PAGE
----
Anyone who is not an Israeli citizen and has been to these locations is not allowed to enter Israel through sea, land, or air crossings, interior minister Aryeh Deri said.

Israel has already barred foreigners who have recently traveled through mainland China from entering the country.

Self-quarantine: On Sunday, the health ministry announced that any Israeli citizens returning from the four locations must self-quarantine for a period of two weeks. Those citizens are not allowed to visit any public areas, including schools, their workplaces, hospitals, entertainment centers, shopping centers, or travel on public transportation.

12:36 a.m. ET, February 18, 2020

Singapore Airlines is cutting flights due to coronavirus outbreak

From Isaac Yee in Hong Kong

A Singapore Airlines Airbus A350-900 passenger plane takes off from Changi International Airport in Singapore.
A Singapore Airlines Airbus A350-900 passenger plane takes off from Changi International Airport in Singapore. Roslan Rahman/AFP/Getty Images

Singapore Airlines has announced that it will reduce flights due to the outbreak of the novel coronavirus.

In a statement released on Tuesday, the company said that Singapore Airlines and its regional wing SilkAir, "will temporarily reduce services across our network due to weak demand as a result of the Covid-19 outbreak."

Covid-19 is the official name for the coronavirus.

Flights across the Singapore Airlines and SilkAir global network will be affected through February, April and May.

Destinations affected include Frankfurt, New York, Los Angeles, Seattle, Paris, London, Tokyo, Seoul, and destinations across Australia and Southeast Asia.

It comes after Singapore Airlines reduced flights to mainland China and Hong Kong earlier this month following a decrease in demand.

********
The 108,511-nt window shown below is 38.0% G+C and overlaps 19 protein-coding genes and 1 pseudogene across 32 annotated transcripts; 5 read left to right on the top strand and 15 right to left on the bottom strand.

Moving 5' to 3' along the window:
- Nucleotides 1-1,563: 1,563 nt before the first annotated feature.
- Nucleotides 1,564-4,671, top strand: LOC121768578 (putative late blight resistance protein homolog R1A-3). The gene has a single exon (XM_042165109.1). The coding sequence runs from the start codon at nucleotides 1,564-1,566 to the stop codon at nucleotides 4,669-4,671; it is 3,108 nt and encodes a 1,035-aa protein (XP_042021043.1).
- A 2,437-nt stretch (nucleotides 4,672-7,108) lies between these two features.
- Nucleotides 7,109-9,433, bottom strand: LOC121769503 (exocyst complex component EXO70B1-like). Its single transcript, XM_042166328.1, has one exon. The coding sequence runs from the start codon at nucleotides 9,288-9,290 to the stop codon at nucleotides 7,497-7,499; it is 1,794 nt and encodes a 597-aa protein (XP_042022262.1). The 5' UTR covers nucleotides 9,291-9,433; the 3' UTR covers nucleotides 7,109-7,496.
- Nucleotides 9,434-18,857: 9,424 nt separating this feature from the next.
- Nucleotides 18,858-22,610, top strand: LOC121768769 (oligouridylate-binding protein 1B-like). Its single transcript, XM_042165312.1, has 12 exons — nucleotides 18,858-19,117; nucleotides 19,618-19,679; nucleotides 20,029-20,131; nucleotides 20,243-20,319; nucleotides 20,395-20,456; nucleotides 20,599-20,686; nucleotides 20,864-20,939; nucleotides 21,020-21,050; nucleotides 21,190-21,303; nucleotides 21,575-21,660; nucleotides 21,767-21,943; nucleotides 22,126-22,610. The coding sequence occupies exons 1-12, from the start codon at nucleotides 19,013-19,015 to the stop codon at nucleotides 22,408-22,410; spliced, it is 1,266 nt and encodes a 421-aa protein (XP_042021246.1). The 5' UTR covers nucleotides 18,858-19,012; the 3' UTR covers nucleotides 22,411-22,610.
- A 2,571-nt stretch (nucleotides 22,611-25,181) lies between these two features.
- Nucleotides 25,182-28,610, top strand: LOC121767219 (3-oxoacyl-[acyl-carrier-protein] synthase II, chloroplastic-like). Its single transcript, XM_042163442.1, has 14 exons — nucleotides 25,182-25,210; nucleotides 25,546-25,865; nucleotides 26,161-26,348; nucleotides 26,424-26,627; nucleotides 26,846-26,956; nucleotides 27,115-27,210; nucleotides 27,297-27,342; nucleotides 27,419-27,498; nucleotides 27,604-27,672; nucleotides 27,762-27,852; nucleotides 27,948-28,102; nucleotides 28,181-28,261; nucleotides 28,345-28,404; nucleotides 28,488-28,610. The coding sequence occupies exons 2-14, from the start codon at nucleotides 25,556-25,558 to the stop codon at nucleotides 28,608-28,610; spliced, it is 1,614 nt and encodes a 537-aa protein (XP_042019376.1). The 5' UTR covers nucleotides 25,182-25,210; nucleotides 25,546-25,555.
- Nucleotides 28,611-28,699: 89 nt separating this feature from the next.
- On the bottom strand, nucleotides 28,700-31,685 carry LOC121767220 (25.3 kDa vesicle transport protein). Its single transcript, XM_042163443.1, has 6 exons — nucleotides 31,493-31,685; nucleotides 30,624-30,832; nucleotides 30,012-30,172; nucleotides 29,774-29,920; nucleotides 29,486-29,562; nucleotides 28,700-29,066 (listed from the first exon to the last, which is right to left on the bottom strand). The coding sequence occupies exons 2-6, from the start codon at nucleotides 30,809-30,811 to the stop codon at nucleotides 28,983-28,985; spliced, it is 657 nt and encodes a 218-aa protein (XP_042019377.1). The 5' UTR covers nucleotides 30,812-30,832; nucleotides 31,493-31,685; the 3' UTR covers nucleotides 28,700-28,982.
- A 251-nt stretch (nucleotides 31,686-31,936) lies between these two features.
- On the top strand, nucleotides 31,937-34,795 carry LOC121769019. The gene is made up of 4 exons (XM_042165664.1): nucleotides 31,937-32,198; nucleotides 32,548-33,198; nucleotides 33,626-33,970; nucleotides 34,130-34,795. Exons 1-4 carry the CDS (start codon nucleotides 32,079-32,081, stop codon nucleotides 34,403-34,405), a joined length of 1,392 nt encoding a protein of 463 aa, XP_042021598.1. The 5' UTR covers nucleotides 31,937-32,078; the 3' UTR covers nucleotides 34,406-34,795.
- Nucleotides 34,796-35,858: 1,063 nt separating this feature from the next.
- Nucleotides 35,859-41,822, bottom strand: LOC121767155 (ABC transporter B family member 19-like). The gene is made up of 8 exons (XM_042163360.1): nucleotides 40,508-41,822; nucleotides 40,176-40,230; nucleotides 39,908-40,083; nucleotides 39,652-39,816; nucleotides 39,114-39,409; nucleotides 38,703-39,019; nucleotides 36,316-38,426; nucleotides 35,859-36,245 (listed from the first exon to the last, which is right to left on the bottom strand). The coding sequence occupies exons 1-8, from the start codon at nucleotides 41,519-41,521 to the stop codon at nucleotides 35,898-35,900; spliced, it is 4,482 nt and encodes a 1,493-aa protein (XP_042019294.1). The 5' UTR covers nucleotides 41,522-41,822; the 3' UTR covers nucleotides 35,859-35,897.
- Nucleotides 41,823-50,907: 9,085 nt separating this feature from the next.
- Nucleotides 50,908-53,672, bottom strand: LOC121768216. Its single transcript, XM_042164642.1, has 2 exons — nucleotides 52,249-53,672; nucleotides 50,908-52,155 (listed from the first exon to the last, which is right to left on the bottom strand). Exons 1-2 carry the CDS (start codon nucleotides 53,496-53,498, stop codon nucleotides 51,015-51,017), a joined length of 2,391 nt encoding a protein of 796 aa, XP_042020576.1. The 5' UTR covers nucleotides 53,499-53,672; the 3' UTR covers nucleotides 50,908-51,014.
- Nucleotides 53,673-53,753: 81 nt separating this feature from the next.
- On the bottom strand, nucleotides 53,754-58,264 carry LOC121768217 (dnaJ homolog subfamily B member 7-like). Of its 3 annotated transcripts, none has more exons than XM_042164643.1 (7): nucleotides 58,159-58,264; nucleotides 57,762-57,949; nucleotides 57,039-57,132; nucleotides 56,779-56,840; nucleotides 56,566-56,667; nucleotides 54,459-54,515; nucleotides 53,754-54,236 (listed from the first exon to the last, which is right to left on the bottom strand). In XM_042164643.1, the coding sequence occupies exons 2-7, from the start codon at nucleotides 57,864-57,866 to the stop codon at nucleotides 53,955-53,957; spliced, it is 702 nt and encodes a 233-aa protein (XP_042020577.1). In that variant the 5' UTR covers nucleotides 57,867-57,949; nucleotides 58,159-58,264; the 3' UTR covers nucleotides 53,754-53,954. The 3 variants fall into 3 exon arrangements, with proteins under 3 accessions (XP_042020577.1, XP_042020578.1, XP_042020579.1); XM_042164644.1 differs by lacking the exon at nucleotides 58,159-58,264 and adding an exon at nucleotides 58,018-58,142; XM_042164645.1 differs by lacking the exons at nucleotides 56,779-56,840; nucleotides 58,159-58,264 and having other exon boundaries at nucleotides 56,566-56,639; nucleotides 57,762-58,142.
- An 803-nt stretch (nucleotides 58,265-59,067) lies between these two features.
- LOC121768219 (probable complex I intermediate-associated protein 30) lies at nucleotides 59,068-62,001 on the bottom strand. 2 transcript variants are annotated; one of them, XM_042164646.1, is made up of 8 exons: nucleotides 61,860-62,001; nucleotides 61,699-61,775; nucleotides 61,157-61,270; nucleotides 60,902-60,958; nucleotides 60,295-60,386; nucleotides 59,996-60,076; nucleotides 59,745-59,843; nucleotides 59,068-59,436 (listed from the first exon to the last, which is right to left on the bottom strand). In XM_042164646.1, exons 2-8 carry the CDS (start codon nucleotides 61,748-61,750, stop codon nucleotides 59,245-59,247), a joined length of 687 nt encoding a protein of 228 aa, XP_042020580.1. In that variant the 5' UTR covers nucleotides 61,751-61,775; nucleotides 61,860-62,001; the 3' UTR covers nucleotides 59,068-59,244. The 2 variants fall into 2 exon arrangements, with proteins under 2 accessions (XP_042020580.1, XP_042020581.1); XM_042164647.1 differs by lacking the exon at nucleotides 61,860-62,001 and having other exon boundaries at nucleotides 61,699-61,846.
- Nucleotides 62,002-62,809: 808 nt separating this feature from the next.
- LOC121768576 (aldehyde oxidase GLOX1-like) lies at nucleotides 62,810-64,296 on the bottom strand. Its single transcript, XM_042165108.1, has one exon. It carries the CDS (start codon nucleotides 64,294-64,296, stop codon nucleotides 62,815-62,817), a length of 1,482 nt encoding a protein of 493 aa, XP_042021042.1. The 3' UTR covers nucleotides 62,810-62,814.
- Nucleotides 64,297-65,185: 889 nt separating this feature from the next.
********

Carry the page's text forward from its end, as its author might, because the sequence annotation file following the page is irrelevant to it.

11:15 p.m. ET, February 17, 2020

Here's how long coronaviruses may linger on contaminated surfaces

From CNN's Jacqueline Howard

This transmission electron microscope image shows the virus that causes Covid-19, isolated from a patient in the US, emerging from the surface of cells cultured in the lab.
This transmission electron microscope image shows the virus that causes Covid-19, isolated from a patient in the US, emerging from the surface of cells cultured in the lab. NIAID-RML

Concerns are mounting about how long the novel coronavirus may survive on surfaces — so much so that China's central bank has taken measures to deep clean and destroy its cash, which changes hands multiple times a day, in an effort to contain the virus.

It is unknown exactly how long the novel coronavirus can linger on contaminated surfaces and objects with the potential of infecting people, but some researchers are finding clues by studying the elusive behaviors of other coronaviruses.

About the virus: Coronaviruses are a large group of viruses common among animals. In rare cases, they are what scientists call zoonotic, meaning they can be transmitted from animals to humans, according to the US Centers for Disease Control and Prevention.

Officials do not know what animal may have caused the current outbreak of novel coronavirus in Wuhan, China. But previously, studies have suggested that people were infected with the coronavirus MERS, or Middle East respiratory syndrome, after coming in contact with camels, and scientists have suspected that civet cats were to blame for SARS, severe acute respiratory syndrome.

These human coronaviruses, such as SARS and MERS, have been found to persist on inanimate surfaces — including metal, glass or plastic surfaces — for as long as nine days if that surface had not been disinfected, according to research published earlier this month in The Journal of Hospital Infection.

Cleaning with common household products can make a difference, according to the research, which also found that human coronaviruses "can be efficiently inactivated by surface disinfection procedures with 62-71% ethanol, 0.5% hydrogen peroxide or 0.1% sodium hypochlorite" or bleach within one minute.

Read more here.

12:05 a.m. ET, February 18, 2020